Diet, health habits and excess sugar aggravate oral diseases

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The type of diet, health habits and consumption of sugary and acidogenic foods have contributed to the fact that between 70 and 90% of schoolchildren worldwide have tooth decay.

“It is a reality that we have for more than 50 years,” said Alma Godinez, president of the Mexican Dental Association (ADM).

According to the specialist, these diseases result in the loss of teeth and that affects 80% of adults in middle age, that is, 35 years, in the world.

The main problem, according to Godinez, is that in many countries oral health is not a concern because “it is not a disease that causes mortality, but morbidity and is not focused within diseases of first attention.”

According to data from the World Health Organization (WHO), about 30% of the world’s population between the ages of 65 and 74 does not have natural teeth.

However, Godínez says that in recent years, due to the type of diet and health habits, such as smoking and alcohol consumption at an early age, the incidence has increased “and there are boys since the age of 14 who already have one Severe periodontal disease “.

The problem, according to the specialist, is that oral health is not paid attention since childhood, a fundamental stage to educate and prevent.

“Since children, children already have diseases that prevent them from chewing because they cause loss of dental pieces,” he added.

According to figures from the ADM, 26% of the children are fed artificial feeding, which are foods already adapted with sugars and honey, while 42% of children are exposed to this type of lactation at one year of age.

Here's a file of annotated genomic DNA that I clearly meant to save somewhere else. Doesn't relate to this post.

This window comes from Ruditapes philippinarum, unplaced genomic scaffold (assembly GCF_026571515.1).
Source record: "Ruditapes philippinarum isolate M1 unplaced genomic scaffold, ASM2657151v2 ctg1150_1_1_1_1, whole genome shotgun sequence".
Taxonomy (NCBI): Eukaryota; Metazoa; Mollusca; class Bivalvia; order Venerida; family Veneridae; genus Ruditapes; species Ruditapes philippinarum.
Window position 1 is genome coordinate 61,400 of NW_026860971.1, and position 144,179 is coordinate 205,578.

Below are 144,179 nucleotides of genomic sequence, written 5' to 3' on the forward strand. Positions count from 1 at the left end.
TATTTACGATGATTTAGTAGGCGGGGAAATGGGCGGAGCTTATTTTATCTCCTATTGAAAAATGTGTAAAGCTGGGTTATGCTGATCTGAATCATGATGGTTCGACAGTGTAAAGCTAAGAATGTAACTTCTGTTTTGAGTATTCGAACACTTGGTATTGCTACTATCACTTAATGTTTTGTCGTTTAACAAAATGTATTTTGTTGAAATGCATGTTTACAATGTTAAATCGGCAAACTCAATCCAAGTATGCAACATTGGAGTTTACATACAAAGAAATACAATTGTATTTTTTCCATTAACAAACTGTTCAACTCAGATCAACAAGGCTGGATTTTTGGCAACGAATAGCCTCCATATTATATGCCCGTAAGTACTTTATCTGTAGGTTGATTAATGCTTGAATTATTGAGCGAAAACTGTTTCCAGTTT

Also 75% of children consume at least once a day sweets, 20% consume them two or three times a week and only 1% do not consume them.

That is why Godínez stresses that one of the pillars to combat this type of problem is education focused on children.

“Education for oral health, daily brushing, decrease consumption of sugary foods and acidogenic and education in the family are fundamental,” he says.

In that sense, he says, Mexico is an example and has served as a prototype for other countries because in April of this year passed a law to make daily brushing compulsory, at least in Mexico City.

“In addition, it has been a model in dentists’ certification,” he says.

Godínez invites governments to reduce the sale promotion and easy acquisition of junk foods, which are the main cause of tooth decay worldwide.

“It is important that each country is aware, tooth decay is not a factor of news because politically it is not something that matters, but it is fundamental in the integral health of the human being,” he explains.

And he says that putting an extra tax on junk food could reduce the incidence of this problem in addition to “promoting inclusion in the daily vegetable diet.”

Finally, Godínez calls for public health systems to become more involved in the subject of oral health.

“There must be more interaction with general practitioners, nurses, because when children go for a checkup, they go directly to the throat and never check their mouths. That is something that should be implemented in children’s health care manuals In general, “he concludes.

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